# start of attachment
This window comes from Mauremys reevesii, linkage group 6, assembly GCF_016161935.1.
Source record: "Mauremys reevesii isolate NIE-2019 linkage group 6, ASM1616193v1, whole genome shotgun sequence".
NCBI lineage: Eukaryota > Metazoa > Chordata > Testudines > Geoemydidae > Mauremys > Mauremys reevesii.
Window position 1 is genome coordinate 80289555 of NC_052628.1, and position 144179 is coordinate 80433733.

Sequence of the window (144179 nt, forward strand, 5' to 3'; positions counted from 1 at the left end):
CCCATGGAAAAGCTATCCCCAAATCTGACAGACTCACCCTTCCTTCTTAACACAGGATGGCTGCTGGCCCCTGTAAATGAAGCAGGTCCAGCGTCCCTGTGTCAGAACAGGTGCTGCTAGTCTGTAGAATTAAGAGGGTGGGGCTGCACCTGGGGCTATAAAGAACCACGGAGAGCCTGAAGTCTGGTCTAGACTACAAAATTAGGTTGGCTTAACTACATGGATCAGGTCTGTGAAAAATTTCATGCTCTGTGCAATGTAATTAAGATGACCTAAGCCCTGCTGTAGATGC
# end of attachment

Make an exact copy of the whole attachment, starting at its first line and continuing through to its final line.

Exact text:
This window comes from Mauremys reevesii, linkage group 6, assembly GCF_016161935.1.
Source record: "Mauremys reevesii isolate NIE-2019 linkage group 6, ASM1616193v1, whole genome shotgun sequence".
NCBI lineage: Eukaryota > Metazoa > Chordata > Testudines > Geoemydidae > Mauremys > Mauremys reevesii.
Window position 1 is genome coordinate 80289555 of NC_052628.1, and position 144179 is coordinate 80433733.

Sequence of the window (144179 nt, forward strand, 5' to 3'; positions counted from 1 at the left end):
CCCATGGAAAAGCTATCCCCAAATCTGACAGACTCACCCTTCCTTCTTAACACAGGATGGCTGCTGGCCCCTGTAAATGAAGCAGGTCCAGCGTCCCTGTGTCAGAACAGGTGCTGCTAGTCTGTAGAATTAAGAGGGTGGGGCTGCACCTGGGGCTATAAAGAACCACGGAGAGCCTGAAGTCTGGTCTAGACTACAAAATTAGGTTGGCTTAACTACATGGATCAGGTCTGTGAAAAATTTCATGCTCTGTGCAATGTAATTAAGATGACCTAAGCCCTGCTGTAGATGC